March 15, 2006

 

 College News - March 15, 2006

 
posted March 1, 2006
 

Oregon State names interim dean

 

Oregon State University has named George R. Holdren, PhD, to be interim dean of the College of Veterinary Medicine.

Holdren, the university's senior associate vice president of research, succeeds Dr. Howard Gelberg, who had been dean since 2001 and recently transitioned to a faculty position as a professor of veterinary pathology.

Previously, Holdren was vice provost for research. He has held management posts at Pacific Northwest National Laboratory in Richland, Wash., and ManTech Environmental Technology in Corvallis, Ore. He has also served as an associate professor of crop and soil sciences.

Holdren earned his doctoral degree in geochemistry from Johns Hopkins University in 1977.

 

Purdue receives $1 million gift toward radiation therapy facility

 

Purdue University School of Veterinary Medicine has announced a $1 million gift from Linda and William Fleischhauer toward a radiation therapy facility to treat cancer in small animals.

The university completed construction of the Linda and William Fleischhauer Radiation Therapy Facility in December. The 2,300-square-foot addition to Lynn Hall cost about $1.4 million, plus another $500,000 to equip.

Dr. Elikplimi Asem, interim dean of the veterinary school, said that former dean Dr. Alan Rebar started working on the project about a decade ago. Dr. Rebar, now head of Purdue's Discovery Park for interdisciplinary research and entrepreneurism, met the Fleischhauers through mutual acquaintances who had to travel to a neighboring state for radiation therapy for their dog. The Fleischhauers also have Purdue alumni care for their two Maltese dogs.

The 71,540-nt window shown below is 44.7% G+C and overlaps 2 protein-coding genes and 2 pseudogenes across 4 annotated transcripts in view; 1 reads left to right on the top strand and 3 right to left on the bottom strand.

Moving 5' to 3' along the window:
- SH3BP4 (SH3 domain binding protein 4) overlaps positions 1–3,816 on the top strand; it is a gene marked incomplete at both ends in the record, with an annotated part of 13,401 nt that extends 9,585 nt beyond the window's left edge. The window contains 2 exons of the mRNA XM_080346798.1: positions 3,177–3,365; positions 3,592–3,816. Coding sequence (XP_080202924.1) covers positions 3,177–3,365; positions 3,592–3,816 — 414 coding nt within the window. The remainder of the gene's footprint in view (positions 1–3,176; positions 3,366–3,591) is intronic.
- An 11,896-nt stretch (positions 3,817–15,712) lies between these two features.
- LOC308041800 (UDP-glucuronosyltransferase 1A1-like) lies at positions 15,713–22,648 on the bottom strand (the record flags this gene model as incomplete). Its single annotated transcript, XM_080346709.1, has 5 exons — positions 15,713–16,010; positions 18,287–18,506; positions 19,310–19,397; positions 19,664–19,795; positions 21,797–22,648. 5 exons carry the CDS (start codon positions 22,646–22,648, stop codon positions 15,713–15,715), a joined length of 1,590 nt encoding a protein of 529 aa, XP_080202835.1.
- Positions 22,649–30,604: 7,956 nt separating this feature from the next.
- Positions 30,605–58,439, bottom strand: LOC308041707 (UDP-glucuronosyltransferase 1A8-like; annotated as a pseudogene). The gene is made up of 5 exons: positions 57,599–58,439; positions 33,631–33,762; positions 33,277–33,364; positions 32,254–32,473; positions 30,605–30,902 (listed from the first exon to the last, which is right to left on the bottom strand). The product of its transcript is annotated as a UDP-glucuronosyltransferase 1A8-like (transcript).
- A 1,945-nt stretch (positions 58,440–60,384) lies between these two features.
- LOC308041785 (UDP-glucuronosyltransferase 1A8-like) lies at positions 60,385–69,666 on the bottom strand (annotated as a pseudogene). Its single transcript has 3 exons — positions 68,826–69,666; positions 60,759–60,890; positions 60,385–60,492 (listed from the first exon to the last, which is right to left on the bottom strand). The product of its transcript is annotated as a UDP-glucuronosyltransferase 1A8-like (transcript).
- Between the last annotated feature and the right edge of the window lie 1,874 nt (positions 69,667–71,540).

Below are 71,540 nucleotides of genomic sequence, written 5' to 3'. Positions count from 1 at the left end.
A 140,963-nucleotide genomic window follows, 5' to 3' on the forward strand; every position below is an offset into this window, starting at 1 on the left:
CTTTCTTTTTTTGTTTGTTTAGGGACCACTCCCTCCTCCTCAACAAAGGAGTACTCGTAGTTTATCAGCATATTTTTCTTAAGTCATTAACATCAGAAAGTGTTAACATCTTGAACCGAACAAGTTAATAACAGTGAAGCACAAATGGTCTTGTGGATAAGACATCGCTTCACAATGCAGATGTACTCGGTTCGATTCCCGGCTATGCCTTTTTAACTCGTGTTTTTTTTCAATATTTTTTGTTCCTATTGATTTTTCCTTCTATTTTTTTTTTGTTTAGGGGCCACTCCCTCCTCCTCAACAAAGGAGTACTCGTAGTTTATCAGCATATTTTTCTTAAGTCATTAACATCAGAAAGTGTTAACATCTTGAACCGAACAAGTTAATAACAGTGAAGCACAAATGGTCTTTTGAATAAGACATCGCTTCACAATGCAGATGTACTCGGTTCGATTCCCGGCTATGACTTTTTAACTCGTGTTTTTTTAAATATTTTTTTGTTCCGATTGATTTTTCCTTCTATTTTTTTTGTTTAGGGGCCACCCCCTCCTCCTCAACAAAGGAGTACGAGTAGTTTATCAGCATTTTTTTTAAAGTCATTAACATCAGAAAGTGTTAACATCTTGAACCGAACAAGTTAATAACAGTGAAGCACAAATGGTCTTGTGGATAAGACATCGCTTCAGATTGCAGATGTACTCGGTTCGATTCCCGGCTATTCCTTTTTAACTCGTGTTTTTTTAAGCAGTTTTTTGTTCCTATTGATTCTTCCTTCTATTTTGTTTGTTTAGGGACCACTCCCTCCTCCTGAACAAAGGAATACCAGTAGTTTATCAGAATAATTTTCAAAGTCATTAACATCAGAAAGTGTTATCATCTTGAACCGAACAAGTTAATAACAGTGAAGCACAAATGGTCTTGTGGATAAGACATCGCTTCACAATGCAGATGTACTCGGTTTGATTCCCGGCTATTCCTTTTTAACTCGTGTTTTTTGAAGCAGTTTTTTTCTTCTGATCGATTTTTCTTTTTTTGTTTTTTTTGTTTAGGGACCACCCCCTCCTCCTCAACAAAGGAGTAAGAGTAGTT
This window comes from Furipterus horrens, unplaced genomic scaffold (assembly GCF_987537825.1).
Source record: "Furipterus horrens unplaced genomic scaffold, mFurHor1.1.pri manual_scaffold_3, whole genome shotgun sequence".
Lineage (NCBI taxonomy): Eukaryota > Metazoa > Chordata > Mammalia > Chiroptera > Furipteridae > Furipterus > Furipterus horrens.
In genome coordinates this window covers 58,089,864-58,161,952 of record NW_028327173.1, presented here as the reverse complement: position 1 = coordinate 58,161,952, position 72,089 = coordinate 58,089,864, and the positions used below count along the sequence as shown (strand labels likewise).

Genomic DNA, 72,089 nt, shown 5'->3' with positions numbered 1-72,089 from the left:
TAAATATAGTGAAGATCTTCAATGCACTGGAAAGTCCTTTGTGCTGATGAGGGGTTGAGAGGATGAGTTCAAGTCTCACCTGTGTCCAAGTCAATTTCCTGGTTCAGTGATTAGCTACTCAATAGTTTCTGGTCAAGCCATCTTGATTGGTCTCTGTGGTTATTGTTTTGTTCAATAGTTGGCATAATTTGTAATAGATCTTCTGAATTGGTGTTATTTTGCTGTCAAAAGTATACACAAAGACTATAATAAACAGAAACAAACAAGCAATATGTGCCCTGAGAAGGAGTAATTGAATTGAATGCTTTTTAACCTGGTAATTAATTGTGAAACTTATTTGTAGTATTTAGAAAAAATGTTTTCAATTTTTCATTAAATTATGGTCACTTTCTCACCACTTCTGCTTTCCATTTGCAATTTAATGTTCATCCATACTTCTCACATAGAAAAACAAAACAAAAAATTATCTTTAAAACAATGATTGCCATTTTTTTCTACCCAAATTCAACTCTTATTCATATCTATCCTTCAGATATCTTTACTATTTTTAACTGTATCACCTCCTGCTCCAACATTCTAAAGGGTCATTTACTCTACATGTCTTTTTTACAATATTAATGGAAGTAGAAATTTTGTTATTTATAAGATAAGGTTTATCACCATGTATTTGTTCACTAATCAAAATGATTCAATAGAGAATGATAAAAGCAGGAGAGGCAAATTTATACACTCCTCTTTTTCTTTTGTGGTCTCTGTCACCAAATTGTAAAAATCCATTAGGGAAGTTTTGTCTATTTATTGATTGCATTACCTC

Other gifts and university funds will help pay for Purdue's radiation therapy unit. Dolores McCall, an oil and gas investor from Midland, Texas, is giving the school a $1 million deferred gift to support research on cancer and other diseases in small animals. An additional $1 million cash gift from McCall, whose cats benefited from the care of a Purdue alumnus, will finance a professorship for a radiation oncologist to work in the new facility.

Dr. Mimi Arighi, director of the veterinary hospital, said she expects to treat approximately 140 animals per year at the new facility.

The Fleischhauers, of Lafayette, Ind., and Naples, Fla., have been in the student housing business in West Lafayette for three decades.